(Commercial Appeal (Memphis, TN) Via Acquire Media NewsEdge) Jan. 28--Principals and other Shelby County Schools employees are finding significant numbers of lost or misplaced equipment, according to district auditor Melvin Burgess. By late February, he's hoping to lay to rest a troubling outside audit that showed the district couldn't find as many as one in five laptops, tablets and countless other items.
"We are seeing the reports; they are saying that the equipment has been found," Burgess told the school board audit committee Monday.
The next step will be to verify what inventory is at each of the district's 250-260 locations, and "clean it up," Burgess said, so the district knows exactly what it has, minus inventory Burgess says was sold in public auctions but not taken off master lists.
Staff has until Friday to turn in updated inventory lists, two weeks later than originally reported.
Committee chairman David Pickler said he is "disappointed" in the "pace of the progress."
"While I understand that all appropriate diligence needs to be pursued in this matter, I will be very much in anticipation of some significant findings and recommendations and resolutions from this committee. I think it is very important that we send a strong message to the taxpayers in the community that we are not going to allow this to be brushed under the rug."
Between June and October last year, Maryland-based ProBar Associates conducted the first wall-to-wall inventory of equipment either legacy Memphis City Schools or Shelby County Schools had done in 30 years. Its report to the school board in early December included 17,000 pages -- more than 56,000 pieces of equipment -- it could not find. When new, the inventory was worth $48.4 million.
ProBar also found that 32,409 pieces of brand-new equipment had not been tagged and therefore never listed on inventory sheets.
It was working off lists of inventory provided by Burgess' office.
Staff has said the audit was riddled with errors, largely because it was done during the summer when teachers were gone and most equipment was locked up. It was also done in the midst of the largest school consolidation in history. The auditors said they often arrived at a site to see trucks moving equipment across town.
Pickler says people want to discredit the audit by "poking holes in it. That's fine, but I want to make sure they can demonstrate the weaknesses. I am not going to settle for anecdotal evidence on that."
The audit committee's job is to propose resolutions and policies to tighten up district financial procedures. One of the most obvious will come to the school board's attention Tuesday night when it is asked to approve audits of school activity funds.
Watkins Uiberall, the board's auditor, found hundreds of cases of schools not following state rules for keeping cash safe. Dozens of schools failed to get two signatures on checks.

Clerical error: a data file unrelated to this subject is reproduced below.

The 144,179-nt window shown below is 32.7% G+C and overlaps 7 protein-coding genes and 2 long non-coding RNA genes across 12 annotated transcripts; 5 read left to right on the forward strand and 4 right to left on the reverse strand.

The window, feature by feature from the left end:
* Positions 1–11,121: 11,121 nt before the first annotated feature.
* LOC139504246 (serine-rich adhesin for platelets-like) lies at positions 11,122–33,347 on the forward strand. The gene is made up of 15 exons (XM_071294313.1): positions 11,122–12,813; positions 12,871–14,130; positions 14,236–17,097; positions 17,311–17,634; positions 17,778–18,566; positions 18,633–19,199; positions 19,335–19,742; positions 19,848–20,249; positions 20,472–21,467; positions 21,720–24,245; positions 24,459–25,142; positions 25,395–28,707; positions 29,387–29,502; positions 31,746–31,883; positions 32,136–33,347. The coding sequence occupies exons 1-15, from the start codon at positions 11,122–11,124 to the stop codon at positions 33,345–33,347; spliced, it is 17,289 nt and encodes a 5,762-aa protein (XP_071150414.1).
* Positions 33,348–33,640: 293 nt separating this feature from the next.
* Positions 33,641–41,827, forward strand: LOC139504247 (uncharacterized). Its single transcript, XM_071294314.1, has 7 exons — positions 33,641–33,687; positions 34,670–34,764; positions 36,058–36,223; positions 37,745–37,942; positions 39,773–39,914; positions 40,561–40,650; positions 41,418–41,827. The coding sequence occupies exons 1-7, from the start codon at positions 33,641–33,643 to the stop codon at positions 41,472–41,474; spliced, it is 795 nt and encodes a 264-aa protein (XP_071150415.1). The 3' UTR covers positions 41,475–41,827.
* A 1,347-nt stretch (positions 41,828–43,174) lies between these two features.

In Memphis alone, nearly 90 have missing equipment purchased with student activity funds. And others failed to deposit ticket sales from ballgames -- where thousands of dollars can be taken in one night -- in a timely manner.
The board is particularly aware of its exposure after the financial secretary at Arlington High was found guilty this month of embezzling more than $140,000.
Pickler wants the same "zero-tolerance" the school board has for drugs, weapons and bullying to apply to what he calls a "culture of inefficiency."
"There needs to be a serious review of how we change the culture, the climate around here," he said. "How about zero tolerance for ineffectiveness and inefficiency with the taxpayers' dollars?"
Shelby County Schools meeting
The school board's monthly meeting is at 5:30 p.m. Tuesday in the board auditorium, 160 S. Hollywood.
The board is expected to approve:
$1.7 million payment to The New Teacher Project for teacher recruiting/hiring through June 30.
Annual audits, including reports of student activity fund accounts. Audit of schools in the former Shelby County Schools shows several dozen violations of rules that would make it easier for money from ticket sales or fund-raisers to be lost or stolen. In the former Memphis City Schools, hundreds of incidents were reported, including missing equipment in 88 schools.
Paying University of Memphis up to $250,000 for tuition and textbooks for students taking college-level courses for 2013-14.
Paying Parlant Technology Inc. $250,600 for ParentLink improvements.
Legislative agenda, which includes its position against school vouchers, a change in "parent trigger law" that would make it easier for parents to convert schools to charter schools, and legislation to elect superintendents. The board is asking for approval to charge charter schools administrative fees for providing services such as transportation and special education.
The meeting will be carried live on radio (WQOX-FM 88.5), TV (Channel 19 on Comcast) and the Internet (www.scsk12.org/uf/tcc).
On Twitter, follow live coverage of the meeting from education reporters Zack McMillin (@zackmcm) and Jane Roberts (@JaneRoberts8).
At commercialappeal.com, find documents related to the meeting.
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